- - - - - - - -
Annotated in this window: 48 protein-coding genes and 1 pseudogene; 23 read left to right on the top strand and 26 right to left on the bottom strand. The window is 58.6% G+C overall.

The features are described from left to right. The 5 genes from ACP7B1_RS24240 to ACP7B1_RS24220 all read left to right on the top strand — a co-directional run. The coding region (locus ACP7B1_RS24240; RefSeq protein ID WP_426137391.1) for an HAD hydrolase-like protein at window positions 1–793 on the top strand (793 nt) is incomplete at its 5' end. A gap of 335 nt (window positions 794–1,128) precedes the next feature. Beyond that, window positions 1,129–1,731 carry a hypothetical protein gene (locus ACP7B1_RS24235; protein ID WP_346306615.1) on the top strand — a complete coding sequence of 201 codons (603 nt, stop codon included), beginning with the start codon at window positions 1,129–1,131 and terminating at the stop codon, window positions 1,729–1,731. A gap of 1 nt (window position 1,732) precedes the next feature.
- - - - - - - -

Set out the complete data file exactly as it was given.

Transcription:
Annotated in this window: 48 protein-coding genes and 1 pseudogene; 23 read left to right on the top strand and 26 right to left on the bottom strand. The window is 58.6% G+C overall.

The features are described from left to right. The 5 genes from ACP7B1_RS24240 to ACP7B1_RS24220 all read left to right on the top strand — a co-directional run. The coding region (locus ACP7B1_RS24240; RefSeq protein ID WP_426137391.1) for an HAD hydrolase-like protein at window positions 1–793 on the top strand (793 nt) is incomplete at its 5' end. A gap of 335 nt (window positions 794–1,128) precedes the next feature. Beyond that, window positions 1,129–1,731 carry a hypothetical protein gene (locus ACP7B1_RS24235; protein ID WP_346306615.1) on the top strand — a complete coding sequence of 201 codons (603 nt, stop codon included), beginning with the start codon at window positions 1,129–1,131 and terminating at the stop codon, window positions 1,729–1,731. A gap of 1 nt (window position 1,732) precedes the next feature.